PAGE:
Economic Research and Data

Economic Trends

Filling you in on the current state of the economy

01.24.07
Job-to-Job Movers

In a given month, a person's status relative to the labor market can fall in one of three categories: employed (E), unemployed (U) or not in the labor force (N). The extent of the movement among these categories provides valuable information about how well labor markets are functioning. For instance, though a higher flow from U to E or N to E implies a larger increase in employment, it may be the case that not all employed workers have the jobs that would suit them best. They, and the national economy overall, might benefit from a reallocation of workers across existing jobs. Such reallocations might be achieved efficiently through employer-to-employer (EE) transitions, which would not force the worker to go through a spell of unemployment.

A recent study by Bruce Fallick and Charles Fleischman of the Federal Reserve Board documents in detail the number and characteristics of people flowing between and within different categories of labor market status. The researchers estimate that in a given month, 2.6 percent of workers change their employers without a spell of unemployment. This employer-to-employer flow of workers, which constitutes 40 percent of all employer separations, accounts for more than 3 million job movers each month.

 

Gross Flows among Labor Market States

State in first month State in second month
(as a percent of state in first month, monthly)
  Same employer New employer Unemployed Not in the labor force
Employed
93.4
2.6
1.3
2.7
Unemployed
--
28.3
48.4
23.3
Not in the labor force
--
4.8
2.4
92.8

Source: Bruce Fallick and Charles Fleischman. "Employer-to-Employer Flows in the U.S. Labor Market: The Complete Picture of Gross Worker Flows." Finance and Economics Discussion Series 2004-34. Washington: Board of Governors of the Federal Reserve System, 2004.

 

Labor market flows also vary by age group. Workers aged 16 to 19 experience 15.6 percent of all separations and 16.7 percent of all flows into employment (which are sometimes called "accessions"). These contributions increase with workers’ ages until their mid-30s. Employer-to-employer flows follow a similar pattern. Because inexperienced young workers tend to look for better job matches early in their careers, the combined contribution of the two youngest groups to EE flows is almost double these groups’ employment share.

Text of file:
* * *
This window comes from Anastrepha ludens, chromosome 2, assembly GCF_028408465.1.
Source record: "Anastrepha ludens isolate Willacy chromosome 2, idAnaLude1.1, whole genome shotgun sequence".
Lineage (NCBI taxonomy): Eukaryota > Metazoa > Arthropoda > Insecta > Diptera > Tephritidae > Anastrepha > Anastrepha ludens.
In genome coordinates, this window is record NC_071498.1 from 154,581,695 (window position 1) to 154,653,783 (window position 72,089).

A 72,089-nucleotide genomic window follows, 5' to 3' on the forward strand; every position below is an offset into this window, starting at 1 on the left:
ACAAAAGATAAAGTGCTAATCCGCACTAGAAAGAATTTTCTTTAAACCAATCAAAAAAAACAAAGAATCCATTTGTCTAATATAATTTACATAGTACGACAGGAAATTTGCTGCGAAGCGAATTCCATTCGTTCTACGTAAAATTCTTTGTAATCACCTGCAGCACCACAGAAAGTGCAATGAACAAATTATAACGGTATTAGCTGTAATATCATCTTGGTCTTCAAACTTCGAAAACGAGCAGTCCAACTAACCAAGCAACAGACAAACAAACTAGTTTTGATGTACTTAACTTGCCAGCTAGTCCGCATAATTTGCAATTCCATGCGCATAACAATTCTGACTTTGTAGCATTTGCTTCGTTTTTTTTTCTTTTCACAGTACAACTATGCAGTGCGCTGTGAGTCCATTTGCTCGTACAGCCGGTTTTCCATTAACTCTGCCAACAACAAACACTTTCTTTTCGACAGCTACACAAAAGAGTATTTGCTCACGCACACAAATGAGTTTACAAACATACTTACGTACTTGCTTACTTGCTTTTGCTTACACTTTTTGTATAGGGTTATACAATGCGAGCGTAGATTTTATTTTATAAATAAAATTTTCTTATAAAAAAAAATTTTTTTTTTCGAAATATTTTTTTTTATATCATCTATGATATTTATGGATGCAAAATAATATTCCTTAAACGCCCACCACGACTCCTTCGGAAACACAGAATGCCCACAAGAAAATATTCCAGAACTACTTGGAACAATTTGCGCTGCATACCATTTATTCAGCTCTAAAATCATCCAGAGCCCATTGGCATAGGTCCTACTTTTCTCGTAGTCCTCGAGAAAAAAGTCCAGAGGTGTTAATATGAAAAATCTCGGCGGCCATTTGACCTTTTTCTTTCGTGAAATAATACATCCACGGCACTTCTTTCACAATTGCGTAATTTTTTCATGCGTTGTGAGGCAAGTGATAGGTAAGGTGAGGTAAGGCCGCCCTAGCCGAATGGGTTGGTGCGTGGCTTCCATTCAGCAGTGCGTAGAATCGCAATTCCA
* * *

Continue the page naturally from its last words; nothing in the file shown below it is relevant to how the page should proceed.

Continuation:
Employer-to-employer flows also change with demographic characteristics. EE transitions are responsible for 35 percent of the separations experienced by women and 35 percent of their accessions. But a greater share of men's separations and accessions come from EE transitions--44 percent and 42 percent, respectively. Although total flows into and out of employment are significantly higher for nonwhites, the share of EE flows does not vary with race. Even though EE flows decrease with education level, the share of EE flows within total separations and accessions rises with education.

 

Employment Transitions by Demographic Characteristics

Characteristic Separations
(EE+EU+EN)
EE Accessions
(EE+UE+NE)
Gender Female
7.0
2.5
7.1
Male
6.3
2.7
6.2
Race Nonwhite
7.7
2.6
7.8
White
6.4
2.6
6.5
Education <High school
12.0
3.4
12.5
High school diploma
6.6
2.6
6.5
Some college
6.4
2.7
6.5
College degree
4.6
2.3
4.6
>College
3.9
2.0
3.9



Economic Trends is published by the Research Department of the Federal Reserve Bank of Cleveland.

Views stated in Economic Trends are those of individuals in the Research Department and not necessarily those of the Federal Reserve Bank of Cleveland or of the Board of Governors of the Federal Reserve System. Materials may be reprinted provided that the source is credited.

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